Swirl Love is Not Forbidden(2)

By: Tamara Black



She nodded, rushing off toward the line of phones on the front counter.

“Tom, you’re making pies.” I pointed at him. “Jeff and Eddie will handle deliveries. Sally, you’re switch today.”

“Again?” she complained.

“You know why,” I said, referring to her inability to master any one station. “I got the ovens.”

I headed to the area we took the pizzas out, cut them, and boxed them up. From my vantage point, I could see clearly into the lobby. It gave me advance warning of problems.

“We got this, people,” I said in a voice that belied my true feelings.

Tanesha stood next to me. “What should I be doing?”

“Do you learn by watching or doing?”

“By doing.”

“Okay, here you go,” I said, handing her the metal paddle to pick up the pizza and transfer it to the stainless steel table to cut.

She grabbed it and figured it out all on her own.

“How many slices?”

“It’s right there,” I said, pointing to a laminated poster on the wall separating us from the front counter area.

“Got it.”

I stepped back and watched as she tentatively cut the pizza.

“You got two more pies about to come out,” I said. “Speed it up a bit.”

She finished cutting the pizza with two tiny pieces and two super large.

“I messed it up.”

“It’s okay,” I said. “Close the box and get the next one.”

“I need change,” Samantha yelled from the counter.

“You okay here?” I asked.

“Yeah,” she replied, not looking up as she cut another pie.

“I’ll be back. You got this.”

I walked to the back and opened the safe in the floor that contained a bank bag full of rolled quarters, dimes, nickels and pennies. I brought two of each to the front, taking the same amount of bills from Samantha.

On the way back to safe, I stopped at the end of the ovens to check on Tanesha.

“You doing okay?” I asked.

“Great,” she said, sliding another pie off the paddle and into a box.

With a few quick rolls of the cutter, she had a perfectly cut pizza in front of her.

“Good job,” I said, walking away. “I’ll be back.”

By the end of the day, she had learned the basics of every single station. We sat in my office as I waited for the night manager to arrive.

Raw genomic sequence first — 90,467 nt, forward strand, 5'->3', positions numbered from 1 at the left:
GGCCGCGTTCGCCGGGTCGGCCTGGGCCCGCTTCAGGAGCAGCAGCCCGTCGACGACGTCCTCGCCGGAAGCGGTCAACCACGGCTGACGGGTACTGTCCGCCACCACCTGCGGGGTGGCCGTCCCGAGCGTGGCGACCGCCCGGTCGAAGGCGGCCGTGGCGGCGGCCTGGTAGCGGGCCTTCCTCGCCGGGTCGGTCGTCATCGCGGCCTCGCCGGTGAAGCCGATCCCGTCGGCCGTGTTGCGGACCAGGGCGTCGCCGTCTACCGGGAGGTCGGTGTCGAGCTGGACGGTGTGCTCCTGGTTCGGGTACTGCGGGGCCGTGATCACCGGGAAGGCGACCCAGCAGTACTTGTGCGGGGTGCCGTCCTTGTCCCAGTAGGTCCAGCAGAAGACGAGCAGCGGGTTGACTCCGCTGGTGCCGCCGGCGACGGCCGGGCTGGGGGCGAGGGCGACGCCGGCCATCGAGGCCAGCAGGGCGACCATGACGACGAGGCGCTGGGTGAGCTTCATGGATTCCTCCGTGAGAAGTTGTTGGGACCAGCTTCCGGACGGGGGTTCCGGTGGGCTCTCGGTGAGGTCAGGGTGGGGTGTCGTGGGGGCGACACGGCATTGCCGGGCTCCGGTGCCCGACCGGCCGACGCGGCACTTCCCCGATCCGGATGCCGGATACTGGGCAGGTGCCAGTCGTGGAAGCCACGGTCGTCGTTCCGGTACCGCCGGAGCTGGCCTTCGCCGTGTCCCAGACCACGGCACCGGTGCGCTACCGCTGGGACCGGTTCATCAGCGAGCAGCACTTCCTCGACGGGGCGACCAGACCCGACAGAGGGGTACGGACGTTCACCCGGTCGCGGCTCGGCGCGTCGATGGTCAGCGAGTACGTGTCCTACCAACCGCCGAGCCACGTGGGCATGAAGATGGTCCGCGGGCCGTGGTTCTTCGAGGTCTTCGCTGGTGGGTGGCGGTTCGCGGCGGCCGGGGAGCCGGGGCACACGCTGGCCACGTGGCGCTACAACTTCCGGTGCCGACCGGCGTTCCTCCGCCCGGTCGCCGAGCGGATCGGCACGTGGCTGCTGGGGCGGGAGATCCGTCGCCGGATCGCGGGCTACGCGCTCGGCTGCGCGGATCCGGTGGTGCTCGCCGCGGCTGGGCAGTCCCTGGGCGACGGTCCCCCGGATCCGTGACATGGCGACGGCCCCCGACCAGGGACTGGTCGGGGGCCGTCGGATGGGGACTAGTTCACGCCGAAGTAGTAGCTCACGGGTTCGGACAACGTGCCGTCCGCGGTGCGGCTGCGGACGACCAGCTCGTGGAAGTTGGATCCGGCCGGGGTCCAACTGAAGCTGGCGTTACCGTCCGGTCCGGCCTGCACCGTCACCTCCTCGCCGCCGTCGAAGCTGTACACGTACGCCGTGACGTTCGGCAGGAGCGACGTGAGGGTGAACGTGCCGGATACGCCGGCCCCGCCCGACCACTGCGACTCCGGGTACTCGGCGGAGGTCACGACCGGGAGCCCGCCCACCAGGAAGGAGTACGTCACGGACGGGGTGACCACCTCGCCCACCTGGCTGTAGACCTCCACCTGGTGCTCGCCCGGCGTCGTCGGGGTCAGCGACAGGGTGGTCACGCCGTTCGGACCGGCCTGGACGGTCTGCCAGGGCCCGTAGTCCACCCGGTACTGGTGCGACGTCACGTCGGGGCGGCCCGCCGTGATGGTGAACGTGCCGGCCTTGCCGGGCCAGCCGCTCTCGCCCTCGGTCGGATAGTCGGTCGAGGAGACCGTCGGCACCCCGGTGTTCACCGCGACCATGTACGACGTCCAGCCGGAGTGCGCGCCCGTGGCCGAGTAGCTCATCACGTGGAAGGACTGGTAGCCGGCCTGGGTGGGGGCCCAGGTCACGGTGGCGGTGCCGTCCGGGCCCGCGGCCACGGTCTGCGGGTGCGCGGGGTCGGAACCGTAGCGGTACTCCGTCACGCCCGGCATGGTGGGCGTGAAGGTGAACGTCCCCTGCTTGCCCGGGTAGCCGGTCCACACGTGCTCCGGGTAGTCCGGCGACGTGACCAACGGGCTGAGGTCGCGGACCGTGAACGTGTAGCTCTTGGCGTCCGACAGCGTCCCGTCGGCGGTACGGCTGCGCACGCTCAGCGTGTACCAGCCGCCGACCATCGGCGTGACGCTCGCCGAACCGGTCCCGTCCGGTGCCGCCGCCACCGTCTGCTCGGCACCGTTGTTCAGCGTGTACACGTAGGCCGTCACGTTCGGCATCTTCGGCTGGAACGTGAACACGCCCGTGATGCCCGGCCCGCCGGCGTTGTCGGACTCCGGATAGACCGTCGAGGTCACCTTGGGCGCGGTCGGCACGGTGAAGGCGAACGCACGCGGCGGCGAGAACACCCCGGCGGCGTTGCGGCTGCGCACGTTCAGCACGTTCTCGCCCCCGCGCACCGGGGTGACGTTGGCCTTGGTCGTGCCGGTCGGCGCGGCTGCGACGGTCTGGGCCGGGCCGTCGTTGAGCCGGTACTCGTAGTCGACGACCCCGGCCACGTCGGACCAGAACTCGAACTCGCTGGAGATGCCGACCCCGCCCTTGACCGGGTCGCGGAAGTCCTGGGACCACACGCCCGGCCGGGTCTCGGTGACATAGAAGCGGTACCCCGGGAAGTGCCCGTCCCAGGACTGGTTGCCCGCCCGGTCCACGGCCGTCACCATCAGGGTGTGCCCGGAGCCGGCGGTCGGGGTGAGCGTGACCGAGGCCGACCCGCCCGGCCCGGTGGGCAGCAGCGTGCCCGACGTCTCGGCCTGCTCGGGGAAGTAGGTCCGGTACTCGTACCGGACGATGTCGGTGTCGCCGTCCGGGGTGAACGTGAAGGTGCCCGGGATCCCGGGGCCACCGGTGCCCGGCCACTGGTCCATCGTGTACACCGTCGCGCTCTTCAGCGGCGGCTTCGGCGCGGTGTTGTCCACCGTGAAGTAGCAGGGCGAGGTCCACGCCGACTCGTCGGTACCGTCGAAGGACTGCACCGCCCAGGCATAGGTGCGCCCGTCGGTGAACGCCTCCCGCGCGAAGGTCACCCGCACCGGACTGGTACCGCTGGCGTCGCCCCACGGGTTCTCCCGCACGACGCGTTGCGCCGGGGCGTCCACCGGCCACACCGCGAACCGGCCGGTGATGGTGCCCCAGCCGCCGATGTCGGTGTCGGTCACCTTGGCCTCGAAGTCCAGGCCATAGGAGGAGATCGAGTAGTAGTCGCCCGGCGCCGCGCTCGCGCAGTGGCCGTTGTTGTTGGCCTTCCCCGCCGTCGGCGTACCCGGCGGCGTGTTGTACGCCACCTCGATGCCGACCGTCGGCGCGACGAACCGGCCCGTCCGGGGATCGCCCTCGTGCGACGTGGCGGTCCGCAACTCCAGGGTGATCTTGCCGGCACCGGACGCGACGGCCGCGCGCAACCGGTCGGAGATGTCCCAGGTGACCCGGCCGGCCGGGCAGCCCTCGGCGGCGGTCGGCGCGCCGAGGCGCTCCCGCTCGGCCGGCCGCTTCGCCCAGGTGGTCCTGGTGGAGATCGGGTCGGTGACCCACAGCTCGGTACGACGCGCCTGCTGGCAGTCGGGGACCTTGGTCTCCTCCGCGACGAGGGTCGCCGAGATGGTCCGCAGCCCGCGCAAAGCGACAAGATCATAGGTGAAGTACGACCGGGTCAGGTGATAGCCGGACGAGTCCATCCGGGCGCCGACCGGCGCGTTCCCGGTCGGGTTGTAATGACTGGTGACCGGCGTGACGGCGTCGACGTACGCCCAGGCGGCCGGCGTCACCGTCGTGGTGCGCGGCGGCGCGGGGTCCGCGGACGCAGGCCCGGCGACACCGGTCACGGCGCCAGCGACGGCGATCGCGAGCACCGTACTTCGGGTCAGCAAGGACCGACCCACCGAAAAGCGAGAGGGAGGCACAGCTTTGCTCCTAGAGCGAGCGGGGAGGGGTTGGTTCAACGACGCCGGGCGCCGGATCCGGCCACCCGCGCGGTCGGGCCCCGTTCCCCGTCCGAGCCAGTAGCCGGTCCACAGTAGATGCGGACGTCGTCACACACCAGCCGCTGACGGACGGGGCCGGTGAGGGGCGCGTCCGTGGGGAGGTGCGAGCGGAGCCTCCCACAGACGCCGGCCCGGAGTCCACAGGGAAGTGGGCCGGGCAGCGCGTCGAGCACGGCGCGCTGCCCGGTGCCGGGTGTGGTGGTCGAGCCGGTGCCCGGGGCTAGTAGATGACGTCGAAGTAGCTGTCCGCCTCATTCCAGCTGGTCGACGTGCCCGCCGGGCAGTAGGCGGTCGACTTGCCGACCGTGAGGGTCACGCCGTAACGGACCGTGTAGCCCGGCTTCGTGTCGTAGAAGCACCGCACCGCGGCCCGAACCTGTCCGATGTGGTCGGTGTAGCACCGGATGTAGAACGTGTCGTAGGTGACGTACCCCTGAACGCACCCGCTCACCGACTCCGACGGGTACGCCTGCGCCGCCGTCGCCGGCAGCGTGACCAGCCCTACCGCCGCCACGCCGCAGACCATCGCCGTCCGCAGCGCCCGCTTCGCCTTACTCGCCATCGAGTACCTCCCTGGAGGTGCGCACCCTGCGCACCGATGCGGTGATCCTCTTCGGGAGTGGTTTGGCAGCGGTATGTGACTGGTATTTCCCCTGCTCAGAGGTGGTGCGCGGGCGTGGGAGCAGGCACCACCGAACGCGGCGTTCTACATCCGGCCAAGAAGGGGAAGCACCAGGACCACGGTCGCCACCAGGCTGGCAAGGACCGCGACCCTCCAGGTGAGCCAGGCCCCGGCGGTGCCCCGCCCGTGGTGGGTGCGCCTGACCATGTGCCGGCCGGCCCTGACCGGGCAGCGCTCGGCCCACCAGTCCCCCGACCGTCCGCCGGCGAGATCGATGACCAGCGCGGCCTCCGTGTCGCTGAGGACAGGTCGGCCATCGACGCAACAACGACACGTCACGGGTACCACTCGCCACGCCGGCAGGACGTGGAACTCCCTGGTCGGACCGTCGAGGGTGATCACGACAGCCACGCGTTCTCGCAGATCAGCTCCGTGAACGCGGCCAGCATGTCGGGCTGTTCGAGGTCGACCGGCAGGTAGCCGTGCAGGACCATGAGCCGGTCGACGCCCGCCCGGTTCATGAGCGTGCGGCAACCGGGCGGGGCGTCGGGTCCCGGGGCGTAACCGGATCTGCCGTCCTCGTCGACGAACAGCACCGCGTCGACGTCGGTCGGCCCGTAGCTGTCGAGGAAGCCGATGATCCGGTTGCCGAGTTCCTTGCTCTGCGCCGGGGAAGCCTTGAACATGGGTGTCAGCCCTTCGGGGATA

“You can be here at seven in the morning to help me open?” I asked.

“Yeah, not a problem as long as I can leave by three.”

“Gee, any other demands Ms. It’s-my-first-day?” I teased.

She smiled, perfect white teeth showing.

“I just meant…”

“I know, it’s okay. You did wonderfully.”

Stop flirting with her, I warned myself silently as we looked at each other.

“Well, I should go,” she said, standing up. “My daughter and son are waiting.”

I raised an open hand in the air.

“See you in the morning, Tanesha.”

“Thanks, Tony.”

After she left, I finished tallying the reports for my morning shift while waiting for Tad, the assistant manager who covered the night shift, to show-up.





TWO





Tony





That afternoon, as I smoked out and chilled while waiting for my night shift making deliveries, I heard a knock at my apartment door. Shit, I thought, sitting up on the couch. I grabbed my silver weed tray and put it under the couch.

“Hold on,” I called after another knock sounded.

When I opened the door, my stomach turned. Bullet, a tall Native American man who let his fists and tomahawk do the talking, stood in front of me.

“Can I help you?”

He stepped inside my apartment without saying a word. I let go of the door and headed to the couch. After shutting the door, he glanced around the room, taking it all in.

“I don’t fucking have anything to give you,” I said, sitting down. “You’re welcome to any of it.”

I watched as his giant frame crossed the room. His long, raven black hair was slicked back and in a pony-tail. He stopped on the other side of my wood coffee table and stared down at me with menacing eagle eyes.

“Your debt is piling up, and you need to move more weed. Understand?”

“I’m trying, man. If I start to move more through the store, the owners are going to get suspicious and call the police. Neither of us want that to happen, right?”

He glared at me.

“Look, Bullet, you have a mother too, right?” He showed no emotion. “What would you do if she owed a lot of money? You would try your hardest, right? That’s what I’m doing, man.”

“Faster,” he said then turned to leave. “Come get this quarter pound for a new run tonight.”

I sighed. Even with weed legal in Colorado, I could do time if caught transporting and selling it in large quantities without official paperwork. On the other hand, my delivery service for high-end clients made piles of money – just never enough to pay my debts.

“Let’s go,” he barked.

After getting to my feet, I followed him downstairs to the apartment building parking lot. He stood next to a giant Chevy Suburban with tinted windows all around. When I reached him, I got into the back of the SUV and retrieved a gym bag full of high quality marijuana.

Also By Tamara Black

Last Updated

Hot Read

Recommend

Top Books